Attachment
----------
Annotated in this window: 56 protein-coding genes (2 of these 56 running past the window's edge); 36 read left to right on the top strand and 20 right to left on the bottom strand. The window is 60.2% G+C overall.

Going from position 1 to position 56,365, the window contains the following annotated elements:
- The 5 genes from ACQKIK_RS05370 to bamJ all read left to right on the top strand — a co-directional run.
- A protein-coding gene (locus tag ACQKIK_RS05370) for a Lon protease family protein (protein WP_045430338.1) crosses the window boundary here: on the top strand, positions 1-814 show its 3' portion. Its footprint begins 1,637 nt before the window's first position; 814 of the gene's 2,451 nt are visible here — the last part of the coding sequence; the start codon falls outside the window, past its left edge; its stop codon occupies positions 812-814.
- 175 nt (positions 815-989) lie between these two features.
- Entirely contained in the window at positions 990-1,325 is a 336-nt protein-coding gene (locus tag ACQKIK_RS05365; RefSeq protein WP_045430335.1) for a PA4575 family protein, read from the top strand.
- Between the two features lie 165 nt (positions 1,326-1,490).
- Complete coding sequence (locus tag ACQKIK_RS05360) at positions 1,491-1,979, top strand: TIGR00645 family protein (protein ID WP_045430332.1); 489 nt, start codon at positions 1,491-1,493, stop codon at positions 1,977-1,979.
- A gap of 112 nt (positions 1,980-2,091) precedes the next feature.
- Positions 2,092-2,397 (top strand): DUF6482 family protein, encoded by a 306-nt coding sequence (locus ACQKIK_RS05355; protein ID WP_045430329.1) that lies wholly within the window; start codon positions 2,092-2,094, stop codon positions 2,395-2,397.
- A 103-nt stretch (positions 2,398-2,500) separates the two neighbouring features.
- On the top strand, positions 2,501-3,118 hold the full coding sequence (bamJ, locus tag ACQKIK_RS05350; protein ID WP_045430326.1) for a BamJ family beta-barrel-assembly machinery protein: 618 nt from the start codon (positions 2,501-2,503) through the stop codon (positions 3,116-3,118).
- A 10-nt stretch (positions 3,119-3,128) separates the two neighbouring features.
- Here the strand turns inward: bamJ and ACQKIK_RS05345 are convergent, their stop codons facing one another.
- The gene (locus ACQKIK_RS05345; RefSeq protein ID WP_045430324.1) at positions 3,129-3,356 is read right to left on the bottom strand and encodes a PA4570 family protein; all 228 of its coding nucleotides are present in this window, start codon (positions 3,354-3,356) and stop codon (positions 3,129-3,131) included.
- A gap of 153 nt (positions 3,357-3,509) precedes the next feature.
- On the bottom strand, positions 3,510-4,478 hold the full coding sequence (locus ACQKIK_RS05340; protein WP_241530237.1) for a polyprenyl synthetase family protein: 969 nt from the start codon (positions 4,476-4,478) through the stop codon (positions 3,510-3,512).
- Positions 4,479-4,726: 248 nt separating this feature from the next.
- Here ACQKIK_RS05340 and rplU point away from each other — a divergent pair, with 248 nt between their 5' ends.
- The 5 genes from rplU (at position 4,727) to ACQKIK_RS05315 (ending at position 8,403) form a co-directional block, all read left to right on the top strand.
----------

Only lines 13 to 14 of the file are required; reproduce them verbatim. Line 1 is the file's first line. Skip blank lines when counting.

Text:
- A 10-nt stretch (positions 3,119-3,128) separates the two neighbouring features.
- Here the strand turns inward: bamJ and ACQKIK_RS05345 are convergent, their stop codons facing one another.